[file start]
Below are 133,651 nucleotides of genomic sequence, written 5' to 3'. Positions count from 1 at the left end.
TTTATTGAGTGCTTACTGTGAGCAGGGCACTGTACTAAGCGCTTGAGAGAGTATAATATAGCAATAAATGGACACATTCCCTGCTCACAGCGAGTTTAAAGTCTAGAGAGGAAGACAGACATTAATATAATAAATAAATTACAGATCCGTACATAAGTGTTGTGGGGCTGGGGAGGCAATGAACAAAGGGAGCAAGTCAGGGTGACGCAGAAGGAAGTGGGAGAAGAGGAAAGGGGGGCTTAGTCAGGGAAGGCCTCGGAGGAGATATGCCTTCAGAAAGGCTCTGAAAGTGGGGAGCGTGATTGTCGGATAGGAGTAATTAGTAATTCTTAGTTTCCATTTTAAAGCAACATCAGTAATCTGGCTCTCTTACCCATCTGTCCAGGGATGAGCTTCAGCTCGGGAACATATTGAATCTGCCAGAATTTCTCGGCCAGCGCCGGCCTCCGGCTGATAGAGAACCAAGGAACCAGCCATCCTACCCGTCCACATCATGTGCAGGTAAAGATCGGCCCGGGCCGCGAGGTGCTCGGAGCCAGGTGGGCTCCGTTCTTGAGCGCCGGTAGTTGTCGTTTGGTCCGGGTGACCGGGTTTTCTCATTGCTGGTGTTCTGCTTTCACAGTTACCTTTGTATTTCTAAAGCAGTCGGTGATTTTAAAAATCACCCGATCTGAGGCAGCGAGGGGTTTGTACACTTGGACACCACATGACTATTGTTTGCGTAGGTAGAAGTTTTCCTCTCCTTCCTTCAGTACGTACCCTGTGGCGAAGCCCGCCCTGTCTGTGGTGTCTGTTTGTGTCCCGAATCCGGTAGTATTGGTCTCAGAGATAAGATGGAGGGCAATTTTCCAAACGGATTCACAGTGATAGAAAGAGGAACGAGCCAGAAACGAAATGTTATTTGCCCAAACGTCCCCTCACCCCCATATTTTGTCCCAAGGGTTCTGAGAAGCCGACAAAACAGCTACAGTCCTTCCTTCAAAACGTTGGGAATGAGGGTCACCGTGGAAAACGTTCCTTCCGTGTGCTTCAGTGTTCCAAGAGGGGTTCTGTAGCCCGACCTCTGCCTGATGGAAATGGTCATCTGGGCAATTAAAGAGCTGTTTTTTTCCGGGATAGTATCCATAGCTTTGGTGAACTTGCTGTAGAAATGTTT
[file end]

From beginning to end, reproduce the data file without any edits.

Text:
Below are 133,651 nucleotides of genomic sequence, written 5' to 3'. Positions count from 1 at the left end.
TTTATTGAGTGCTTACTGTGAGCAGGGCACTGTACTAAGCGCTTGAGAGAGTATAATATAGCAATAAATGGACACATTCCCTGCTCACAGCGAGTTTAAAGTCTAGAGAGGAAGACAGACATTAATATAATAAATAAATTACAGATCCGTACATAAGTGTTGTGGGGCTGGGGAGGCAATGAACAAAGGGAGCAAGTCAGGGTGACGCAGAAGGAAGTGGGAGAAGAGGAAAGGGGGGCTTAGTCAGGGAAGGCCTCGGAGGAGATATGCCTTCAGAAAGGCTCTGAAAGTGGGGAGCGTGATTGTCGGATAGGAGTAATTAGTAATTCTTAGTTTCCATTTTAAAGCAACATCAGTAATCTGGCTCTCTTACCCATCTGTCCAGGGATGAGCTTCAGCTCGGGAACATATTGAATCTGCCAGAATTTCTCGGCCAGCGCCGGCCTCCGGCTGATAGAGAACCAAGGAACCAGCCATCCTACCCGTCCACATCATGTGCAGGTAAAGATCGGCCCGGGCCGCGAGGTGCTCGGAGCCAGGTGGGCTCCGTTCTTGAGCGCCGGTAGTTGTCGTTTGGTCCGGGTGACCGGGTTTTCTCATTGCTGGTGTTCTGCTTTCACAGTTACCTTTGTATTTCTAAAGCAGTCGGTGATTTTAAAAATCACCCGATCTGAGGCAGCGAGGGGTTTGTACACTTGGACACCACATGACTATTGTTTGCGTAGGTAGAAGTTTTCCTCTCCTTCCTTCAGTACGTACCCTGTGGCGAAGCCCGCCCTGTCTGTGGTGTCTGTTTGTGTCCCGAATCCGGTAGTATTGGTCTCAGAGATAAGATGGAGGGCAATTTTCCAAACGGATTCACAGTGATAGAAAGAGGAACGAGCCAGAAACGAAATGTTATTTGCCCAAACGTCCCCTCACCCCCATATTTTGTCCCAAGGGTTCTGAGAAGCCGACAAAACAGCTACAGTCCTTCCTTCAAAACGTTGGGAATGAGGGTCACCGTGGAAAACGTTCCTTCCGTGTGCTTCAGTGTTCCAAGAGGGGTTCTGTAGCCCGACCTCTGCCTGATGGAAATGGTCATCTGGGCAATTAAAGAGCTGTTTTTTTCCGGGATAGTATCCATAGCTTTGGTGAACTTGCTGTAGAAATGTTT